Tag whole life

Tag whole life

How should I organize and store my life insurance records?

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The last thing you want to happen after you die is for your beneficiaries to be unable to locate and submit a claim on your life insurance. To prevent this, you should have copies of your life insurance records in at least two places. This is to make it less likely that you’ll lose them (to fire, flood, accidental discarding, etc.) and more likely that, after your death, your beneficiaries will find them.

What information should I keep?

For each individual life insurance policy on your life, you should record the following information:

  • The full name of the life insurance company that issued the policy
  • The city and state of the home office of the company that issued the policy
  • The name and U.S. headquarters of the group, if the issuing company belongs to a group of companies
  • The policy number
  • The date the policy was issued
  • The amount of the death benefit
  • The name and address of the agent/broker who sold you the policy
  • The type of policy (e.g., term, whole life, etc.)
  • The location of the original life insurance policy

You might have life insurance automatically from your employer. Your employer also might offer you the chance to buy additional life insurance under a group policy. And you might be eligible to buy life insurance under a group policy from your union or trade association or other group you belong to (such as a college alumni association or an automobile club). For each of these life insurance benefits, you should record the following information:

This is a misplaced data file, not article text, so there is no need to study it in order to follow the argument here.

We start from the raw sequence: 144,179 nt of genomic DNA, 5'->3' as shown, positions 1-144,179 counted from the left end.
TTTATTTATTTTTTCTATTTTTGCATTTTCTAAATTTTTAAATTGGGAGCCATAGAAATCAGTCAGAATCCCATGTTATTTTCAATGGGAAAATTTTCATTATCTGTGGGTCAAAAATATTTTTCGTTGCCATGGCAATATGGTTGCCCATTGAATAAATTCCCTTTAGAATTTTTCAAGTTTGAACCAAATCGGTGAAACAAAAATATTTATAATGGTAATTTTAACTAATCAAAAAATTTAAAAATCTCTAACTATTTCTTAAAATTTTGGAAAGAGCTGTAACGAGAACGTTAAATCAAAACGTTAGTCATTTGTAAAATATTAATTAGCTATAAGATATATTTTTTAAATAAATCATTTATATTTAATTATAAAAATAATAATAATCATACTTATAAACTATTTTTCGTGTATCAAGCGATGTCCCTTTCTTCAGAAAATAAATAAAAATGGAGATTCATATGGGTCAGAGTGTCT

• The name of the employer or group that sponsors the insurance
  • The office or person to contact when it’s time to file a claim
  • The certificate number (comparable to the policy number under an individual policy)
  • The date the insurance was started
  • The amount of the death benefit

Sometimes financial programs that are mainly designed for income or other purposes have death benefits as additional features. This might include pensions, annuities, workers compensation programs, disability insurance, travel accident insurance, etc. For each such program, you should record the following information:

  • The type of policy that has a death benefit as part of its features
  • The full name of the life insurance company that issued the policy
  • The city and state of the home office of the company that issued the policy
  • The policy number
  • The date the policy was issued
  • The amount of the death benefit
  • The name and address of the agent/broker who sold you the policy
  • The location of the original insurance policy

Credit cards and lending institutions may offer life insurance to pay off your outstanding loans in the event of your death. For each life insurance benefit on your life dedicated to paying off a loan, you should record

  • The full name of the lending institution through which you obtained the life insurance
  • The loan number and issue date of the loan
  • The name of the person or office to contact when it’s time to file a claim
  • The policy number of the life insurance policy that pays off the loan

Where should I keep the information?